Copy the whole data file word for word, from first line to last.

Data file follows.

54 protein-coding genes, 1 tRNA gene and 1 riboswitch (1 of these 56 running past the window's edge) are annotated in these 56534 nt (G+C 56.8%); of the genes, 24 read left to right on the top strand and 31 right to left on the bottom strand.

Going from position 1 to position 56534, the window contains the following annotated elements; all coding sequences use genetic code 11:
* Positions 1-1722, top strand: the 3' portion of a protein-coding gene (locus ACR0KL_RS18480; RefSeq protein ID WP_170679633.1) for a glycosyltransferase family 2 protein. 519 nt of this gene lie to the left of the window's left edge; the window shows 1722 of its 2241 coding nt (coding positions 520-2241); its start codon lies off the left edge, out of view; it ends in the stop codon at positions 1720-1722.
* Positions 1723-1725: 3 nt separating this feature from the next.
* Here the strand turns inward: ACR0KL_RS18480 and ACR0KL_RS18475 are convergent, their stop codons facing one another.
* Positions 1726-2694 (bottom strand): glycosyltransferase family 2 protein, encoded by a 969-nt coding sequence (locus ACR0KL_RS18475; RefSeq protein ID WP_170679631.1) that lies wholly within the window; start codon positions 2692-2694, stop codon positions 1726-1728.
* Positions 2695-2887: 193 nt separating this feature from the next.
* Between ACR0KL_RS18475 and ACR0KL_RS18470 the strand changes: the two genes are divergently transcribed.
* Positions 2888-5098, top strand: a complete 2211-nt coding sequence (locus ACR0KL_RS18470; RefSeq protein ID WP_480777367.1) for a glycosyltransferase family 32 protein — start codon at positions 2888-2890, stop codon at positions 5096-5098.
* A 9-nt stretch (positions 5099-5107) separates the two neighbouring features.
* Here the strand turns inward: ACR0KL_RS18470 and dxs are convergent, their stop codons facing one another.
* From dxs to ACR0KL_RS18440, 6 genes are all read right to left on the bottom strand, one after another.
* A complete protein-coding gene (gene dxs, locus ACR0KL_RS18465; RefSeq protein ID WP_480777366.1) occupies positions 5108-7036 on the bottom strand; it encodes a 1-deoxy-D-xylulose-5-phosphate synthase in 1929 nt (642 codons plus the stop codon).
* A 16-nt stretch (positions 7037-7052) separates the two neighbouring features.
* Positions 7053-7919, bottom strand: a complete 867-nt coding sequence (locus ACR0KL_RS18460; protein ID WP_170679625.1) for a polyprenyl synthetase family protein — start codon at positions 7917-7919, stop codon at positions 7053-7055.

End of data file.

54 protein-coding genes, 1 tRNA gene and 1 riboswitch (1 of these 56 running past the window's edge) are annotated in these 56534 nt (G+C 56.8%); of the genes, 24 read left to right on the top strand and 31 right to left on the bottom strand.

Going from position 1 to position 56534, the window contains the following annotated elements; all coding sequences use genetic code 11:
* Positions 1-1722, top strand: the 3' portion of a protein-coding gene (locus ACR0KL_RS18480; RefSeq protein ID WP_170679633.1) for a glycosyltransferase family 2 protein. 519 nt of this gene lie to the left of the window's left edge; the window shows 1722 of its 2241 coding nt (coding positions 520-2241); its start codon lies off the left edge, out of view; it ends in the stop codon at positions 1720-1722.
* Positions 1723-1725: 3 nt separating this feature from the next.
* Here the strand turns inward: ACR0KL_RS18480 and ACR0KL_RS18475 are convergent, their stop codons facing one another.
* Positions 1726-2694 (bottom strand): glycosyltransferase family 2 protein, encoded by a 969-nt coding sequence (locus ACR0KL_RS18475; RefSeq protein ID WP_170679631.1) that lies wholly within the window; start codon positions 2692-2694, stop codon positions 1726-1728.
* Positions 2695-2887: 193 nt separating this feature from the next.
* Between ACR0KL_RS18475 and ACR0KL_RS18470 the strand changes: the two genes are divergently transcribed.
* Positions 2888-5098, top strand: a complete 2211-nt coding sequence (locus ACR0KL_RS18470; RefSeq protein ID WP_480777367.1) for a glycosyltransferase family 32 protein — start codon at positions 2888-2890, stop codon at positions 5096-5098.
* A 9-nt stretch (positions 5099-5107) separates the two neighbouring features.
* Here the strand turns inward: ACR0KL_RS18470 and dxs are convergent, their stop codons facing one another.
* From dxs to ACR0KL_RS18440, 6 genes are all read right to left on the bottom strand, one after another.
* A complete protein-coding gene (gene dxs, locus ACR0KL_RS18465; RefSeq protein ID WP_480777366.1) occupies positions 5108-7036 on the bottom strand; it encodes a 1-deoxy-D-xylulose-5-phosphate synthase in 1929 nt (642 codons plus the stop codon).
* A 16-nt stretch (positions 7037-7052) separates the two neighbouring features.
* Positions 7053-7919, bottom strand: a complete 867-nt coding sequence (locus ACR0KL_RS18460; protein ID WP_170679625.1) for a polyprenyl synthetase family protein — start codon at positions 7917-7919, stop codon at positions 7053-7055.